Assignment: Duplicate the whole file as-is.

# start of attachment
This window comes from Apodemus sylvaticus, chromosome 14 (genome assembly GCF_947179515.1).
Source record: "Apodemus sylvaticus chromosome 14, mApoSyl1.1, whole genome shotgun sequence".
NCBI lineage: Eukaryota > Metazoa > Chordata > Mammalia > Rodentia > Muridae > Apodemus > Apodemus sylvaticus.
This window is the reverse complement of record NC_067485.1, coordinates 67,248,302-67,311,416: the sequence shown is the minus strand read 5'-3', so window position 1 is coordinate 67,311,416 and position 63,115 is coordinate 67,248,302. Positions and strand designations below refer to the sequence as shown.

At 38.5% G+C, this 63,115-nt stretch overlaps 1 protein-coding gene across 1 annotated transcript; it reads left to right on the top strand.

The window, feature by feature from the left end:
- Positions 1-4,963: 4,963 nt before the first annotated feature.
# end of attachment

This window comes from Apodemus sylvaticus, chromosome 14 (genome assembly GCF_947179515.1).
Source record: "Apodemus sylvaticus chromosome 14, mApoSyl1.1, whole genome shotgun sequence".
NCBI lineage: Eukaryota > Metazoa > Chordata > Mammalia > Rodentia > Muridae > Apodemus > Apodemus sylvaticus.
This window is the reverse complement of record NC_067485.1, coordinates 67,248,302-67,311,416: the sequence shown is the minus strand read 5'-3', so window position 1 is coordinate 67,311,416 and position 63,115 is coordinate 67,248,302. Positions and strand designations below refer to the sequence as shown.

At 38.5% G+C, this 63,115-nt stretch overlaps 1 protein-coding gene across 1 annotated transcript; it reads left to right on the top strand.

The window, feature by feature from the left end:
- Positions 1-4,963: 4,963 nt before the first annotated feature.